Posted by: bkivey | 22 January 2010

Talkin’ ’bout that Springer nation . . .

I’m fairly certain that I am not the only person dismayed by what can only be called a lack of manners by some folks who seem to have the idea that public spaces are one giant Jerry Springer set; a place where anything goes as long as the person acting out feels validated. This thought occurred to me while sitting on public transit and listening to a couple have what can best be described as a very personal conversation in a normal conversational tone.

Apparently the couple was going through some very difficult times in their relationship: the guy accusing the girl of cheating on him; the girl trying to allay his fears (although from the conversation I would lay even odds that she was cheating). This little drama took place for all to hear in a very public settting. It was embarrassing.

Now, most people have had similiar conversations in their relationships, and most people have the good sense to have these conversations in private, because most people don’t want their dirty laundry aired. But I guess if you grow up on a steady diet of sensationalism on TV and can’t tell the difference between TV and reality, then you are going to do things like those folks.

So while I’m invountarily listening to these people several thoughts occur to me:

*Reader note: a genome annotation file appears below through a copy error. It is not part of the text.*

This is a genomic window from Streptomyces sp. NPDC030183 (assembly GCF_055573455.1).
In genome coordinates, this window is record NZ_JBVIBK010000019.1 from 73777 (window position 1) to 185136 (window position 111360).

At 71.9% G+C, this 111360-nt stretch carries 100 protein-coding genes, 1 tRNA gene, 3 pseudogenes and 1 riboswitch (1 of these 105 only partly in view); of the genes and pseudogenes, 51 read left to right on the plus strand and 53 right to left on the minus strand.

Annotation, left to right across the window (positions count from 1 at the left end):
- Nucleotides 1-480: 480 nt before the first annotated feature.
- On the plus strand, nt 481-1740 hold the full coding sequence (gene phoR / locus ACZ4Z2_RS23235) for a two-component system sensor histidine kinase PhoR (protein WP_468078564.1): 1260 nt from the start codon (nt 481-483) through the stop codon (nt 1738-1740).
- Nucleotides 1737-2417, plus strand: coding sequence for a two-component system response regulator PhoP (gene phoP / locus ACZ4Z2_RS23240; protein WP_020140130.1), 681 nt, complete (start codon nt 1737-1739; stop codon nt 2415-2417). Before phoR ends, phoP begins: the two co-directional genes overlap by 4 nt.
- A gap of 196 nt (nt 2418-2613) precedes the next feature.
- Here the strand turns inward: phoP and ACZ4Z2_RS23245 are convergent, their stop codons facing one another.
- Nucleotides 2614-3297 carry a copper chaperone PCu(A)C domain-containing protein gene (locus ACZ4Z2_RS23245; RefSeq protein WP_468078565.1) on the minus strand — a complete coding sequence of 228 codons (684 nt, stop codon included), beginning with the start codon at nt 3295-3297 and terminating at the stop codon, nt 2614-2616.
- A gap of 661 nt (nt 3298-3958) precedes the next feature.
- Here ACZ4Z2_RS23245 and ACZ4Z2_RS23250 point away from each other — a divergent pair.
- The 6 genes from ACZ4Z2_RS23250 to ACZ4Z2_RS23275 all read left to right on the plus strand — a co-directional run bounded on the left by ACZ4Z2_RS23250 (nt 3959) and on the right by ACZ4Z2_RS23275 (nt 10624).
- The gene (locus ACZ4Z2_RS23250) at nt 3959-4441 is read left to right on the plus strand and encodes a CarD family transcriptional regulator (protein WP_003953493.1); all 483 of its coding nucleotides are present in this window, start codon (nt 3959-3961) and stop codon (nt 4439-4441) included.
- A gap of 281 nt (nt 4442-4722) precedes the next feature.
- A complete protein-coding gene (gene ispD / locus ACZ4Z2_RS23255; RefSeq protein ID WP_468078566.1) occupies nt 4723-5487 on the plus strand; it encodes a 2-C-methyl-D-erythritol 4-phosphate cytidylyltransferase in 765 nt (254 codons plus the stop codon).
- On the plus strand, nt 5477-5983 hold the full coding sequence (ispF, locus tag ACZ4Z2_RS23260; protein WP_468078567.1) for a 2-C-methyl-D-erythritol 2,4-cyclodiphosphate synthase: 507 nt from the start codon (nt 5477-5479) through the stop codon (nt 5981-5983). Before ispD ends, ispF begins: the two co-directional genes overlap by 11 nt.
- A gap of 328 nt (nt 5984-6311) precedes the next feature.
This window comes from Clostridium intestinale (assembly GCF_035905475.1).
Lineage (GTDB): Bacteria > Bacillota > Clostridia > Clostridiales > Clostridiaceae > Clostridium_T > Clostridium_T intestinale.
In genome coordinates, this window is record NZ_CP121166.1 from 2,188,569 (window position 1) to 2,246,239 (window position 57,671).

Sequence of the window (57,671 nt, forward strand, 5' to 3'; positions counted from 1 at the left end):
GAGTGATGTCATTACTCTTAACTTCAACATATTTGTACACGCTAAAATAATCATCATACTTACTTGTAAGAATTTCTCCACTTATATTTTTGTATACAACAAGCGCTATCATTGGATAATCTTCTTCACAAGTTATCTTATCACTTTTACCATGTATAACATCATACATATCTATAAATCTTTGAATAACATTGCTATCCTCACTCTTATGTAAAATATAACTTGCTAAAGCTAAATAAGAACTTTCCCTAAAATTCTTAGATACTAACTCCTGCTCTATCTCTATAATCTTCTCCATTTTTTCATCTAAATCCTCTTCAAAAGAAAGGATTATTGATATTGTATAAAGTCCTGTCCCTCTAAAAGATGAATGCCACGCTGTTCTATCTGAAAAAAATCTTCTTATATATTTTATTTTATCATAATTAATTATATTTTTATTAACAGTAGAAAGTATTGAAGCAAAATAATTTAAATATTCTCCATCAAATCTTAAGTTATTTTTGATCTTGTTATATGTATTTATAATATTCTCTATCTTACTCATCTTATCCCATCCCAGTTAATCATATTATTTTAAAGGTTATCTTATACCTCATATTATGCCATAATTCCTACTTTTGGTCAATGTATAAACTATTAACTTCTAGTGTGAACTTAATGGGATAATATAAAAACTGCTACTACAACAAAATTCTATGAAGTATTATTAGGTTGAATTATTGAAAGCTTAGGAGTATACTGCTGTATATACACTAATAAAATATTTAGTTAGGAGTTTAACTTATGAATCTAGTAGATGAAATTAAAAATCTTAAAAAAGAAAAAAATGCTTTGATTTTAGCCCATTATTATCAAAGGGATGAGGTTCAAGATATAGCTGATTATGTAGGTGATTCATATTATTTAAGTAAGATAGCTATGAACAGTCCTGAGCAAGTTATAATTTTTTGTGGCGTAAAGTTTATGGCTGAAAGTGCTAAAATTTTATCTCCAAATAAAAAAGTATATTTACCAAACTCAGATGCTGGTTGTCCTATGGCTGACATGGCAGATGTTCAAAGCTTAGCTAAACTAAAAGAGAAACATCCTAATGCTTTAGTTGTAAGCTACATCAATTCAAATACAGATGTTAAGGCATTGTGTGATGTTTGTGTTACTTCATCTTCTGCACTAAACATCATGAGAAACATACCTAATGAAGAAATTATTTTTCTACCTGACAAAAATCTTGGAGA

1. The conversation was started by the guy. Did it not occur to him that maybe a public space was not the best place to be having this little dialogue?
  2. Did he have so little respect for his girlfriend that he didn’t care who knew their business?
  3. Did the girl have so little respect for herself that she didn’t care that her boyfriend was publically embarrassing her? Did she even realize that that’s what was happening?

I suppose this is a manifestation of what happens when children grow up in an environment where they are taught that their feelings are all that is important. Another word for it is immaturity, and they can vote.

The worst pun of the day

Many moons ago when I was mastering the intricacies of trigonometry, I had an idea for a TV show about a math teacher that works in an inner city school and uses math, specifically geometry and trig, to motivate and inspire urban youths. The name of the show would  be, naturally, Touched By An Angle.

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